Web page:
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Arch Phys Med Rehabil. 1988 Sep;69(9):661-4.

Deep vein thrombosis: prophylaxis in acute spinal cord injured patients.

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Jefferson Medical College, Thomas Jefferson University, Philadelphia, PA 19107.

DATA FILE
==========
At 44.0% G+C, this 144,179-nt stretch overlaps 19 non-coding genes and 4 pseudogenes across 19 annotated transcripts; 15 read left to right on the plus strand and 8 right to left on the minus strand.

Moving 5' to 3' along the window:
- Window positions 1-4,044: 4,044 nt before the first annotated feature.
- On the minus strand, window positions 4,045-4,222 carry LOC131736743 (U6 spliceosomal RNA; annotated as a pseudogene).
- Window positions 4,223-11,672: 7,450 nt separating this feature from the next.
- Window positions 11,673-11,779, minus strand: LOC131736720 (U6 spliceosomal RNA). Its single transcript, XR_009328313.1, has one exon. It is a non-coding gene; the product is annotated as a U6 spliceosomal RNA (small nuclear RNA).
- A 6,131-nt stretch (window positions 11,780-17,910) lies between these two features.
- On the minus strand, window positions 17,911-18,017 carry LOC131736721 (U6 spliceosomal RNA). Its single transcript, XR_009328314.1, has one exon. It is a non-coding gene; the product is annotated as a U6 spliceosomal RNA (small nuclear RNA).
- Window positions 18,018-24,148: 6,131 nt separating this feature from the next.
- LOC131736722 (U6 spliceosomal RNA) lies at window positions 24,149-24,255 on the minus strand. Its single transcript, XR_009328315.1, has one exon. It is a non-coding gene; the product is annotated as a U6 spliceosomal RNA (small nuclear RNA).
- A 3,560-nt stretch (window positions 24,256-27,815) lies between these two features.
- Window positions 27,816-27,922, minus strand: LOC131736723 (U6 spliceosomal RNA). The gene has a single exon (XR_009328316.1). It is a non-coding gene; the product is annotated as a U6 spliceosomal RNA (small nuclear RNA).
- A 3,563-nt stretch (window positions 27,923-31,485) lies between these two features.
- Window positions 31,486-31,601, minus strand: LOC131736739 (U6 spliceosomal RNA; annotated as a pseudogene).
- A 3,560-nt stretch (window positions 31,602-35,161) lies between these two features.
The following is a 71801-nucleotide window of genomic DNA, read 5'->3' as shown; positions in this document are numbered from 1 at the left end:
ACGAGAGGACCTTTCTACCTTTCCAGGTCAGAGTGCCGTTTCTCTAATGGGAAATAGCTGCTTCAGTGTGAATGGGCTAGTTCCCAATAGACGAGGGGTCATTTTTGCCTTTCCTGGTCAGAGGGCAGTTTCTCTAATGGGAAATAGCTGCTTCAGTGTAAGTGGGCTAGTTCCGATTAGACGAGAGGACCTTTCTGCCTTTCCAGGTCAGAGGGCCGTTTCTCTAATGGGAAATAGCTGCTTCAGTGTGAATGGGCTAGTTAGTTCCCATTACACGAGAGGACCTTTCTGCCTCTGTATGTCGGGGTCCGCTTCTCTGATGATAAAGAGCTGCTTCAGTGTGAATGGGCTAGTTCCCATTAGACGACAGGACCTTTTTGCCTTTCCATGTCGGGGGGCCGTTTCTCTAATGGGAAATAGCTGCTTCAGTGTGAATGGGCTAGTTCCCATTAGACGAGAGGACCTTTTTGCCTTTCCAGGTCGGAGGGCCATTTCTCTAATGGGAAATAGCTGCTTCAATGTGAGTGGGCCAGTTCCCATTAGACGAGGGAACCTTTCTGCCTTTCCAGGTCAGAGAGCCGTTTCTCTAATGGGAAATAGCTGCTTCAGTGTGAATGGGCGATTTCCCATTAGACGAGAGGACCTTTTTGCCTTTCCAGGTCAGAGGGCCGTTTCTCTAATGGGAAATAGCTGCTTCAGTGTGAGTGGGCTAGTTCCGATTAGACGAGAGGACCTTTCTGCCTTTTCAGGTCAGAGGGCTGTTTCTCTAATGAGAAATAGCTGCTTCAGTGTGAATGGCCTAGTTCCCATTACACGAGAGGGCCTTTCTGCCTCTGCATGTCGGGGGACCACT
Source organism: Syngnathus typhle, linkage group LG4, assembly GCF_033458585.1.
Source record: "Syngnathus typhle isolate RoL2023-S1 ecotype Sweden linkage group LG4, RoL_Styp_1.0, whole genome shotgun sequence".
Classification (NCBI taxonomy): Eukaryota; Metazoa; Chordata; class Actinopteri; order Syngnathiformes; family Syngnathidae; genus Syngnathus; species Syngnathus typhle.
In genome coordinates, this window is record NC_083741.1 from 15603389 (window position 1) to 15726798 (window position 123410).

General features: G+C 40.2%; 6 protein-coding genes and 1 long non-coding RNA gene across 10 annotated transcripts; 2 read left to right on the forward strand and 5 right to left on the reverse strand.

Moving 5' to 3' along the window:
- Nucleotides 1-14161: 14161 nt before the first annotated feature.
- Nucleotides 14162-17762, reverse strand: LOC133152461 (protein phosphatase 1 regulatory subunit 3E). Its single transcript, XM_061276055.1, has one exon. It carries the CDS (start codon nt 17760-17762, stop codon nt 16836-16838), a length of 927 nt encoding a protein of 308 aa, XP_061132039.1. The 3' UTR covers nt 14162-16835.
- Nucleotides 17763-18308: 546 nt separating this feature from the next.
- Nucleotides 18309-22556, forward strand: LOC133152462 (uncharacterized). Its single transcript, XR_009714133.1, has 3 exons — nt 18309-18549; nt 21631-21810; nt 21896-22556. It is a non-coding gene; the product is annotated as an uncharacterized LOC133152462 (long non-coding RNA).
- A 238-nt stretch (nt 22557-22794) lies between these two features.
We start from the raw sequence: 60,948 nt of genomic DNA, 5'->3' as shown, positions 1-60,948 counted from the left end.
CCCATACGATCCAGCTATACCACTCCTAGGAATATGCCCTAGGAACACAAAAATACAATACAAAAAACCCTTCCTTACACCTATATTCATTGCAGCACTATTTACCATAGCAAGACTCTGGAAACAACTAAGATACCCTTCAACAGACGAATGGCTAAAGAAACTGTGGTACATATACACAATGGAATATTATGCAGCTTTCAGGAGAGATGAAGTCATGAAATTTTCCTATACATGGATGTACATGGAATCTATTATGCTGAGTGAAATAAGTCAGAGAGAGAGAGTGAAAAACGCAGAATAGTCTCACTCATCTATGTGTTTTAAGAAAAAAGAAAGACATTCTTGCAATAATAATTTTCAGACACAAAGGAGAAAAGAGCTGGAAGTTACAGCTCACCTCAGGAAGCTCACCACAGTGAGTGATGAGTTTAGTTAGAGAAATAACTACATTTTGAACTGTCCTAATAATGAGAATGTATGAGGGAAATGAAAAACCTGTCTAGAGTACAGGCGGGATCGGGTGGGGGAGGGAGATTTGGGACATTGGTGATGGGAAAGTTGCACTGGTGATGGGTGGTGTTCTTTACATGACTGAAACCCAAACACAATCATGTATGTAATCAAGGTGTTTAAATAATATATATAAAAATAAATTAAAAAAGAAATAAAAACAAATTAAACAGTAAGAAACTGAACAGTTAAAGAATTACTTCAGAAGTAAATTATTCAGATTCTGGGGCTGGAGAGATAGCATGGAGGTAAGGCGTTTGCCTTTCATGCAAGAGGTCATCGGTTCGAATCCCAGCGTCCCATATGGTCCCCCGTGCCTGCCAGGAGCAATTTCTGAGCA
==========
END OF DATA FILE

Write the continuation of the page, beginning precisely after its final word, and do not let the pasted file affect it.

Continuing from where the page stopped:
The purpose of this prospective, randomized study was to evaluate the efficacy of low-dose heparin, alone or in combination with electric stimulation, in the prevention of deep vein thrombosis (DVT) in C2 to T11 motor complete and incomplete-preserved motor, nonfunctional spinal cord injured patients. The tibialis anterior and gastrocnemius-soleus muscle groups were stimulated bilaterally, using 50 microsecond pulses given at 10Hz with a four-second "on" and an eight-second "off" cycle for 23 hours daily over a 28-day period. Forty-eight patients, less than two weeks after injury, were randomly assigned to saline placebo (n = 17), low-dose heparin (5,000U, subcutaneous every eight hours) (n = 16), and low-dose heparin plus electric stimulation (n = 15). A normal 125-I fibrinogen scan and impedance plethysmography were required for entry into the study. Surveillance for DVT was evaluated by daily 125-I fibrinogen scanning. Venography was performed to confirm a positive impedance plethysmography and/or 125-I fibrinogen scanning tests for two consecutive days and at the completion of the study. The incidence of DVT was 8 of 17 in the placebo group, 8 of 16 in the low-dose heparin group, and 1 of 15 in the electric stimulation plus low-dose heparin group. The use of electric stimulation plus low-dose heparin significantly (p less than 0.05) decreased the incidence of DVT compared to the other treatments.

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